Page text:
Fighter Tactics: 1942
Whether escorting dive bombers and torpedo planes, or providing aerial defense cover for an aircraft carrier, the fighter pilot had but one principal task: shoot down enemy aircraft as quickly as possible. When the enemy was sighted, a pilot had to quickly maneuver his fighter into a position to attack the often swift and maneuverable enemy planes. There were several approaches a fighter pilot could take to make an attack, depending on his position relative to the enemy and the speed and direction the enemy planes were flying in.
The stern attack was an approach that dated back to the earliest aerial duels, and was the easiest for poor marksmen. An attacking fighter would simply get on the tail of the enemy and fire a short burst. This attack could start from a higher or lower position, or from the same altitude as the enemy. The stern approach could be dangerous if the enemy aircraft had a tail or rear gunner who could fire back, or if the enemy was more maneuverable.
The opposite attack sometimes gave equally great shots to both the enemy aircraft and the attacking aircraft! In this approach, the attacking fighter would fly head-on at the enemy plane and fire continuously. U.S. Navy pilots using this approach would try to come up from slightly underneath the enemy at a 15 degree angle, where the enemy aircraft was especially vulnerable. This way, if the enemy tried to dip its nose down and fire, it risked a head-on collision. After this attack was executed, it was often difficult for either plane to set up another approach unless they both turned toward each other again.
In these two types of attacks, pilots could fire straight at the target. However, since attacking planes often had to pursue the enemy at angles, the pilots sometimes needed to fire ahead of the target. That way, the bullets would arrive in a given area at the same time as the enemy aircraft. This was known as deflection shooting.
This shooting skill was necessary for more complicated approaches; such as the overhead approach from the same course. This called for the attacking aircraft to fly in the same direction as the enemy and at a position 2,000 feet above. When the attacking pilot reached a position ahead of the enemy and in the same vertical plane, he would roll up and over onto his back. Continuing the roll, he would dive down on the enemy at a 60 degree angle, and attack at a 45 degree angle. This gave the attacking aircraft many opportunities for a clear shot, and made it difficult for the enemy to fire back.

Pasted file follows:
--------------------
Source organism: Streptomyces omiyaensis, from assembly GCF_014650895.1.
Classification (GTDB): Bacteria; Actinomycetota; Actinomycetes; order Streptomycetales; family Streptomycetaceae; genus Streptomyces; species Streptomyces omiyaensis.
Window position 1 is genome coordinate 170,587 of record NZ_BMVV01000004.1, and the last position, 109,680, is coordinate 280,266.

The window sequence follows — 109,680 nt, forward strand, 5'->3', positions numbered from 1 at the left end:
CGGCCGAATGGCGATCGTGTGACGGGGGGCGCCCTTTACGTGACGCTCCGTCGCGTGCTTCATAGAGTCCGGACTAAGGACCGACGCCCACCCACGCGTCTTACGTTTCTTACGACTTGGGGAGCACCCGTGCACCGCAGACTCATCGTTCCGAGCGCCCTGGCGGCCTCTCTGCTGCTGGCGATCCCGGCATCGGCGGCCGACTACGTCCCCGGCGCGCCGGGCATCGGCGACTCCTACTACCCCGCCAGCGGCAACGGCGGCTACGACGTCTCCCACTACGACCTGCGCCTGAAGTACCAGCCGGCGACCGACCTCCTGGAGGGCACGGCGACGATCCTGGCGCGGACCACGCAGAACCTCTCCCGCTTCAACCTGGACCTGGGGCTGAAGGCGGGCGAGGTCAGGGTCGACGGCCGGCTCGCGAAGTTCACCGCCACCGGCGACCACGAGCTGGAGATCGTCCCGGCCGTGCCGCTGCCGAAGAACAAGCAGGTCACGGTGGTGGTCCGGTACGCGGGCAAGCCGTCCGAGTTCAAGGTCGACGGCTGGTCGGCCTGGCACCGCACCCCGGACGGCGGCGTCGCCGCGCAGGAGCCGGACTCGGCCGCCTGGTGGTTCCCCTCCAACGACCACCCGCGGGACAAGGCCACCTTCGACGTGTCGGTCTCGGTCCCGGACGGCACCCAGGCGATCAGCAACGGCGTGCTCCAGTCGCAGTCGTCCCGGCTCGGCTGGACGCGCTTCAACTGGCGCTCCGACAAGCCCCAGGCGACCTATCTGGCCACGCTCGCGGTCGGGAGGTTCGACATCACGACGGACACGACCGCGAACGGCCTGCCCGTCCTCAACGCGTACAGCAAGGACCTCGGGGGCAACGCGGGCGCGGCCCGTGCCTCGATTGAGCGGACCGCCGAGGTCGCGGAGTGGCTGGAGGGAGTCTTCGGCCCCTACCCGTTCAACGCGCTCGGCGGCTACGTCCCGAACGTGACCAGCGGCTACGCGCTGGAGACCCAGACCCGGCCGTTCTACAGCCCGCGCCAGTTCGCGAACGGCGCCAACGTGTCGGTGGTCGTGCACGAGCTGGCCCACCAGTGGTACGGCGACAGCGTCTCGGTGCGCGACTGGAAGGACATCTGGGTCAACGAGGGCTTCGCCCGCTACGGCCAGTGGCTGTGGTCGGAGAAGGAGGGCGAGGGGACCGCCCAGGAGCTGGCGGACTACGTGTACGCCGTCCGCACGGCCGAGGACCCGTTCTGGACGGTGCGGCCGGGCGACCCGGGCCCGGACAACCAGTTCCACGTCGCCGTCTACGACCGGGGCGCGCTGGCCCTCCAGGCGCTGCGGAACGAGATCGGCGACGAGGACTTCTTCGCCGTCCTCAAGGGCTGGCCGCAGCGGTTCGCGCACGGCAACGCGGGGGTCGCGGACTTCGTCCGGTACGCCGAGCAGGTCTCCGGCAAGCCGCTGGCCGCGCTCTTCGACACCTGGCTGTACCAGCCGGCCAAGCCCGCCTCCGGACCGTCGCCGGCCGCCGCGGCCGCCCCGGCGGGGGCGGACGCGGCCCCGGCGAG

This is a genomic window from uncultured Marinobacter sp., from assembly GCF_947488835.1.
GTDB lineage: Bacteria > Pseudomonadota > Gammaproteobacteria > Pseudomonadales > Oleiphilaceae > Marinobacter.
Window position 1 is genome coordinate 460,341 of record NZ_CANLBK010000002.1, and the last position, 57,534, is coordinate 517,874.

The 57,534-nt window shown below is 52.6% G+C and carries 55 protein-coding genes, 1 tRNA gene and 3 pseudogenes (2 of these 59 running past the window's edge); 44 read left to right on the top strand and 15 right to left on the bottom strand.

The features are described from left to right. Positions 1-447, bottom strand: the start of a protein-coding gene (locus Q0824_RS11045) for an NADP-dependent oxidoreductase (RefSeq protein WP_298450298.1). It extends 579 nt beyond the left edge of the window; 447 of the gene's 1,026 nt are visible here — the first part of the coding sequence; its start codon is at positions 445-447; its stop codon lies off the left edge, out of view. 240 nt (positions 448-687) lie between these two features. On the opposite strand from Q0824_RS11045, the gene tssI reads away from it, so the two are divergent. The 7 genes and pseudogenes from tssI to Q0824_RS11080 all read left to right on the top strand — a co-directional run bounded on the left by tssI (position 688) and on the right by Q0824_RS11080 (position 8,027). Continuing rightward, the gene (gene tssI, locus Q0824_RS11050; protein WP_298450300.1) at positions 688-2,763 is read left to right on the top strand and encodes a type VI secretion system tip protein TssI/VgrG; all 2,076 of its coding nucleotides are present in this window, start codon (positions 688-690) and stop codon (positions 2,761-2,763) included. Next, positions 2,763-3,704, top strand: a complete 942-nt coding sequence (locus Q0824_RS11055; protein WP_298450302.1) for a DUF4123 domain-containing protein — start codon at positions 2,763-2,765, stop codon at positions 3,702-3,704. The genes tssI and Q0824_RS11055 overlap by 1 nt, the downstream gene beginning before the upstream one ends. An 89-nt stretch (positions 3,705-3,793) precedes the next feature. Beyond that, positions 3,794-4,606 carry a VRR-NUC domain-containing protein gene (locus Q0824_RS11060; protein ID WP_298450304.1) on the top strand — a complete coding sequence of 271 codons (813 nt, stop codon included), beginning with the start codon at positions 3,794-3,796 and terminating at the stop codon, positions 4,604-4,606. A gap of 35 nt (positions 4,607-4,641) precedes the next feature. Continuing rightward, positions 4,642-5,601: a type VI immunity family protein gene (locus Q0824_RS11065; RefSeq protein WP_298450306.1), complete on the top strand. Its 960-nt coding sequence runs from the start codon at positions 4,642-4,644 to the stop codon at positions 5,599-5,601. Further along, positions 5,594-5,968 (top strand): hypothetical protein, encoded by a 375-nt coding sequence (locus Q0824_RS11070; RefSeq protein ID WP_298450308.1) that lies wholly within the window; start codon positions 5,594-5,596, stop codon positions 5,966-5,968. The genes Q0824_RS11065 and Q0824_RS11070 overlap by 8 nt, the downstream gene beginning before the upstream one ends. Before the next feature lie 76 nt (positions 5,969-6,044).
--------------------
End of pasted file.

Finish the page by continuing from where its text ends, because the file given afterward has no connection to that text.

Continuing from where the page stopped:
The overhead approach from the opposite course, which was slightly easier to execute than the same course approach, was used when the attacking aircraft and the enemy aircraft were flying toward each other. Again, the attacking fighter had to be at least 2,000 feet higher than the enemy. As the enemy got closer, the attacking fighter would bank his wings at a 90 degree angle to keep the enemy in his sight. When the attacking aircraft reached the same vertical plane as the enemy and the two planes had passed each other, the attacker would execute a half-roll and drop the nose of his aircraft toward the enemy. Like the same course approach, the attacker would dive at a 60 degree angle, and attack at a 45 degree angle.
Both of these overhead attacks were difficult to execute. They required a good deal of air space both above and below the enemy aircraft, so they could not be used at low altitudes. Yet, when executed properly, they could be extremely effective.
Finally, the side attack was a true test of marksmanship because of the amount of deflection shooting required. It could be executed above the enemy's flight path, at the same level, or below the flight path. Flying parallel to the enemy, the attacking fighter would execute an s-turn, briefly heading in the opposite direction of the enemy before turning in and beginning his attack at a 90 degree angle. As the attacking pilot finished his s-turn, the final loop would put him closer to actually following behind the enemy.
Like the overhead attacks, side attacks offered the enemy a poor target to shoot back at. They were also ideal at low altitudes, when overhead attacks could not be executed.